What sort of condition is the boiler in? How much work is that going to take to be able to hold main line steam pressure safely? Boilers, unlike fine wine don't get better with age. If the boiler on the loco is too far gone, is there any spares available, and what sort of work would it take to get the spare ones up to the task?

Where can the restoration work be done? Who’s got a loco service road that they'd be willing to loan out for a few years so such a restoration can take place?

Who can actually drive the locomotive on the main line? Just getting enough drivers accredited would be a battle in and of itself before a restoration were to commence, and even if you were to get drivers accredited, how reliable would those drivers be? If the were volunteers, they could cancel at a moments notice, and the train wouldn't be going very far in a hurry. If they were paid drivers, how much would that cost the organisation running the loco?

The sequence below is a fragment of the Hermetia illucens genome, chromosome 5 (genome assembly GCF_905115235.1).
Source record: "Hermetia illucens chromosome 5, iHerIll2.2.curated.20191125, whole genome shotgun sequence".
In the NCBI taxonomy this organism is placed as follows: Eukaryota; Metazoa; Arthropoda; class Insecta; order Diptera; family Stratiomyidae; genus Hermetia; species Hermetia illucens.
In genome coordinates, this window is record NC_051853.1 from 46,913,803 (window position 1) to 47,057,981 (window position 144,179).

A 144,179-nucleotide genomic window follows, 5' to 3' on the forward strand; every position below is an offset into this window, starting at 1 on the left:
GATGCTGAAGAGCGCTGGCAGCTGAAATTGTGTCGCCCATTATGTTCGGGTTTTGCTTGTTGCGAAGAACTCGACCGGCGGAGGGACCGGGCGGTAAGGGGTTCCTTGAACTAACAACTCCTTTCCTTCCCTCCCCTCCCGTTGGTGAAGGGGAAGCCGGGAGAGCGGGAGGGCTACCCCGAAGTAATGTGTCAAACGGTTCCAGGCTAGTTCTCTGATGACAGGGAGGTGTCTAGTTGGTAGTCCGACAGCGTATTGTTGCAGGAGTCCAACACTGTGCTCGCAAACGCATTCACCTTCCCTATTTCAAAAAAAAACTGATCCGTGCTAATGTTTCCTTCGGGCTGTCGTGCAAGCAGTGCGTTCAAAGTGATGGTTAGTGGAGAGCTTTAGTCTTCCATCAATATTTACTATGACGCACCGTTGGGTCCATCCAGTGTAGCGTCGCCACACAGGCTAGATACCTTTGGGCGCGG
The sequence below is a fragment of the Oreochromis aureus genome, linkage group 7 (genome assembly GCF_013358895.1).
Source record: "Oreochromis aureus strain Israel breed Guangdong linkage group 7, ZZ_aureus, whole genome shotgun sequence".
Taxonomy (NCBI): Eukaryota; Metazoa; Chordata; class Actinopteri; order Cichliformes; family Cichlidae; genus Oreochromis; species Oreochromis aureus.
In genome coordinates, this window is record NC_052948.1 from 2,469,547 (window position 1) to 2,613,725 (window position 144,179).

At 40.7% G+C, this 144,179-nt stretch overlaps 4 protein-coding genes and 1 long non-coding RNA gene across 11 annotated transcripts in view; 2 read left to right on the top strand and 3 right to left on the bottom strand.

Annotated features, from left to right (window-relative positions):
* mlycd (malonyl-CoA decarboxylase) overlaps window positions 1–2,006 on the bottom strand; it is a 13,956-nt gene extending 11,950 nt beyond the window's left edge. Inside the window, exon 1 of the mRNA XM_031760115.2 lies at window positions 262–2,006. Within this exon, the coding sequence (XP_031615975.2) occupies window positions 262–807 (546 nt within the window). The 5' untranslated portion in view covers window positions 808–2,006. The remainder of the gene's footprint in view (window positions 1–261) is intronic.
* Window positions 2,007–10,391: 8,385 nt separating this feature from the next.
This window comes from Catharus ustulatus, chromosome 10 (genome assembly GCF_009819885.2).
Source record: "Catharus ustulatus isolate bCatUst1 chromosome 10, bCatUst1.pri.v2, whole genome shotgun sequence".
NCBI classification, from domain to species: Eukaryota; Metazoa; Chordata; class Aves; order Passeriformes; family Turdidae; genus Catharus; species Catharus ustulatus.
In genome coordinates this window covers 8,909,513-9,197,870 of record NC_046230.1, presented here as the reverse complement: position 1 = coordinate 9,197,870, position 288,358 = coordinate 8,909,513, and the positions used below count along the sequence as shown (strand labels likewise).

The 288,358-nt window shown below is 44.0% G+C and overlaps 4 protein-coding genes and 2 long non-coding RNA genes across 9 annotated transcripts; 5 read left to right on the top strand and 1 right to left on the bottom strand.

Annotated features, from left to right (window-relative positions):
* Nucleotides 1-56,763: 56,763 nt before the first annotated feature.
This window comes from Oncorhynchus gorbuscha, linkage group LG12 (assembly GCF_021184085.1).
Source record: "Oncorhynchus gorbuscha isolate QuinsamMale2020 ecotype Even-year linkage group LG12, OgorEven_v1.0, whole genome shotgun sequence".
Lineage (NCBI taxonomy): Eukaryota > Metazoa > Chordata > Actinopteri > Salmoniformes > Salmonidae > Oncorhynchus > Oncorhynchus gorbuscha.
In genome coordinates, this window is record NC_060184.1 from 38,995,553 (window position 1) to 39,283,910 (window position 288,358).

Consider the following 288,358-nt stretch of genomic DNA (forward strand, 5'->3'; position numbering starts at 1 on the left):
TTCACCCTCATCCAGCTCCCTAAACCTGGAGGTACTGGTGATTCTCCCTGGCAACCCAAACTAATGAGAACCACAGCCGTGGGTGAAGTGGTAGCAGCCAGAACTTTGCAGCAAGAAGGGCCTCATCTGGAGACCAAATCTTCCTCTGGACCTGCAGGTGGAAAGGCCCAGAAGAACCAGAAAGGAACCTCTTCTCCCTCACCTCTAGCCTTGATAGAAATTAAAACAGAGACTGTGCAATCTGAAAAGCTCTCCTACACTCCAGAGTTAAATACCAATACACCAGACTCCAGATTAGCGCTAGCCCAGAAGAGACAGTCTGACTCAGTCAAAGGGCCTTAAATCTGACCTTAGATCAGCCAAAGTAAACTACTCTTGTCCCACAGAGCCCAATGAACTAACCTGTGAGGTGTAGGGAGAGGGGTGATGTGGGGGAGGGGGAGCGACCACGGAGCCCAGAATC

That’s just a basic overview on what would be required to get that locomotive to run again. All that doesn’t take into account pulling the loco apart, and finding the numerous other dodgy repairs and problems that always seem to pop up that add extra time and cost to any restoration.

In my honest opinion, people seem to get a bit carried away with what "should" be restored. The vast majority of railway enthusiasts would love to see 5711/ 6040/ 3820/ 3813/ 5910 etc running again. To restore a loco you need time, money, patience and expertise. Most rail enthusiasts would probably at best have 2 of those 4 required things. I personally might have the patience required for a restoration, but I don't have the time, expertise, and I sure as hell don't have the money.